If there ever was a more iconic, recognizable country song than “Jolene,” I have yet to hear it.
On this date in 1974, Dolly Parton was topping the country charts with one of her first hit singles and an all-time country classic, “Jolene.”
As the famous story goes, she wrote it on the same day in 1972 that she wrote her other massive hit, “I Will Always Love You”, if you can believe it. Talk about a good writing day…
And of course, I think we all know by now that Miss Jolene was a very real person, and Dolly was inspired to write the song after the bank teller in her hometown got a little too flirty with her husband, Carl Dean, not long after they got married (and she got the name “Jolene” from a little girl who asked Dolly to sign an autograph early in her career):
“She got this terrible crush on my husband. And he just loved going to the bank because she paid him so much attention.
It was kinda like a running joke between us — when I was saying, ‘Hell, you’re spending a lot of time at the bank.’
“And I kept thinking, we ain’t got that kinda money, not yet anyway. He was in asphalt paving, he and his father, and I said, ‘Why are you having to talk to her all the time?'”
Dolly added that part of what makes the song so great is how relatable it is.
If we’re being really honest, I think a lot of us understand the feeling of being threatened at some point by another girl who we feel like might have some qualities we lack:
“She had everything I didn’t, like legs — you know, she was about 6 feet tall. And had all that stuff that some little short, sawed-off honky like me don’t have.
So no matter how beautiful a woman might be, you’re always threatened by certain… You’re always threatened by other women, period.”
Carl assured her there was nothing more to it, and Dolly wanted to know why there wasn’t someone else he could talk to at the bank if that was the case:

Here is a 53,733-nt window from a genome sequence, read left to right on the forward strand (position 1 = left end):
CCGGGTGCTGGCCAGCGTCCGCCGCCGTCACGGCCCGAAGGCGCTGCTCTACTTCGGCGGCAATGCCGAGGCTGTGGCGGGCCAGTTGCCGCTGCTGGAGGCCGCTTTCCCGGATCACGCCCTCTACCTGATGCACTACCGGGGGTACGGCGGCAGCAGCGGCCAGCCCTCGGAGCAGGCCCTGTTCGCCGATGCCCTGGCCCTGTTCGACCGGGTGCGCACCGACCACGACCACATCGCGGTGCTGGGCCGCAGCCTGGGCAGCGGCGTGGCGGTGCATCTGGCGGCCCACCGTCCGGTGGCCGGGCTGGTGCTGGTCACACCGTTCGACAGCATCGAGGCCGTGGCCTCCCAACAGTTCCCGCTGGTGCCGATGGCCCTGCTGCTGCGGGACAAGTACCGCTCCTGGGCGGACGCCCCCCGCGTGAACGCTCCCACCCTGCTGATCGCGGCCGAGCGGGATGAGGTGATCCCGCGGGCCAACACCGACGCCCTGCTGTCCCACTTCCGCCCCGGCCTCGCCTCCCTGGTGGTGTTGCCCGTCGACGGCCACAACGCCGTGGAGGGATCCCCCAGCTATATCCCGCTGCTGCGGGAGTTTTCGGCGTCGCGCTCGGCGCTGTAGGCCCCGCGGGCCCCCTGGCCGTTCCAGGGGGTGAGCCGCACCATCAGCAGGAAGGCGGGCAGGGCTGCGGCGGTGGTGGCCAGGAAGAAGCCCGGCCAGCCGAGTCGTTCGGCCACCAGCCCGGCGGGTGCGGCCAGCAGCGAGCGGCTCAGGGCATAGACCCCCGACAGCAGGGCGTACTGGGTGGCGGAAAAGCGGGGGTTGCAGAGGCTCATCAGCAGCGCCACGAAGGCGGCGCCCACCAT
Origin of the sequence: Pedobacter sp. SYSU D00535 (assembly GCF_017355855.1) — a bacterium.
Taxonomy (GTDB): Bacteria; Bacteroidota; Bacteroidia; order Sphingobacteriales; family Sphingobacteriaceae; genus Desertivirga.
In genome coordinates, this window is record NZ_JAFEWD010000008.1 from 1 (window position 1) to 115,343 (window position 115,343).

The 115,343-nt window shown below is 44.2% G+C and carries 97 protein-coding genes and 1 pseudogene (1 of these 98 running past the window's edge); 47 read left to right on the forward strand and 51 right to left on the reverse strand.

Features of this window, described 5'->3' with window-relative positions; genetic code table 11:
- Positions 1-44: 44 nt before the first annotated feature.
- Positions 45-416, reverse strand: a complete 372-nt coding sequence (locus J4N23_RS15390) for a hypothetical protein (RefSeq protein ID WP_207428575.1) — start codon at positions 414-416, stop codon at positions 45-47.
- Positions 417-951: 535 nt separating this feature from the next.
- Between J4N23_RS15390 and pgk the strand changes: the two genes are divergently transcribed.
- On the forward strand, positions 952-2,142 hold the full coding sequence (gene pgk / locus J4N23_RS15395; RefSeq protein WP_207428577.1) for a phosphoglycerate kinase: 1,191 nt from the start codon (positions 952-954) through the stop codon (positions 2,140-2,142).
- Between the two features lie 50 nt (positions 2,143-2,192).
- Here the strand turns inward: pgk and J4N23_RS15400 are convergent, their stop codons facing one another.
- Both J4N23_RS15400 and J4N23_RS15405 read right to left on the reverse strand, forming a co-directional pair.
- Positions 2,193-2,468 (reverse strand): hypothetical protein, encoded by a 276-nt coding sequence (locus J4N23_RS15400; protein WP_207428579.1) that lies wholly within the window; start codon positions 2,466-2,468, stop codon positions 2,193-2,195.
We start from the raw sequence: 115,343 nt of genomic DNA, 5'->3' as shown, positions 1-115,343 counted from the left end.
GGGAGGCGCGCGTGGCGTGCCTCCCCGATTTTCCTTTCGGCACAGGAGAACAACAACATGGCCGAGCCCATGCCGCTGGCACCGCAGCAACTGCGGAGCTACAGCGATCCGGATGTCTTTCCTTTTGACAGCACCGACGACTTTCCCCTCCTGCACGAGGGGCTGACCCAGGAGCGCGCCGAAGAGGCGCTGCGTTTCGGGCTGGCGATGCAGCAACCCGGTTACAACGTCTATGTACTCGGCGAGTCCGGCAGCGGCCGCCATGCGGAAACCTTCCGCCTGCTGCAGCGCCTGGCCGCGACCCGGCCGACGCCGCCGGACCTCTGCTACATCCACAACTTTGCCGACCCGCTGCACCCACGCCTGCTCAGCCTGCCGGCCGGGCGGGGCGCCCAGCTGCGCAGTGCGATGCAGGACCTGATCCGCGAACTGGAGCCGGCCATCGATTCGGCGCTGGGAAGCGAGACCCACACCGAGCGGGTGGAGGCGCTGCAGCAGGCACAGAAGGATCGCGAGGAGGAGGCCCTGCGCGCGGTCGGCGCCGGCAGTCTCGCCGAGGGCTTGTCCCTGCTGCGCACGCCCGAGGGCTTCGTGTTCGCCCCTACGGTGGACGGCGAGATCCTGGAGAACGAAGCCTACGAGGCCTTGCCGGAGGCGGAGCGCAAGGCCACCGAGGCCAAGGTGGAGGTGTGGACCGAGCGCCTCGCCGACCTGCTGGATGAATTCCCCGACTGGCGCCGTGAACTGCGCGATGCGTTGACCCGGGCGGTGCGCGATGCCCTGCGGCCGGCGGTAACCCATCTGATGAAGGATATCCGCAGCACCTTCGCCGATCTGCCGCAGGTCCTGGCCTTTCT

“And he said, ‘I’m trying to get a loan, I’m trying to do this for our asphalt paving company.’
And I said, ‘Well, couldn’t you talk to one of those hairy legged boys about a thing like that?’ And he said, ‘No’.”
Dolly was gonna set him straight regardless of why he was really there, though, and told him he better act right or else…
“And I said, ‘Look, you better be talkin’ to one of those boys, or it’s gonna be your ass and your fault! So there’s your asphalt.’”
Spoken like a true queen… I have a feeling he never went out of his way to talk to “Jolene” again.
Decades later though, Dolly looks back on the situation and realizes that it was more about her own insecurities than anything else.
But hey, at least we got one of the best country songs of all time out of it, right?
“But I was just jealous, ‘cuz she was prettier than me and I think I just felt threatened. He didn’t have a thing going with her, but he was flirtin’.
But I’m a flirt, too. Anyways, I thought, this makes a great idea for a song. So I wrote it.”
I could go on about how important this song was for her career, or how it has become a classic country tune for elements like it’s catchy hook and perfect production. But, I think that’s pretty apparent when you consider how timeless it’s become across generations and the cultural impact it has made over the years.
Dolly Parton is a true original and one-of-a-kind, and this song is as perfect an example of that as anything.
And ladies, while we’re at it, a bit of advice from the queen herself:
Here’s my favorite performance of her singing “Jolene” on The Porter Wagoner Show back in 1974: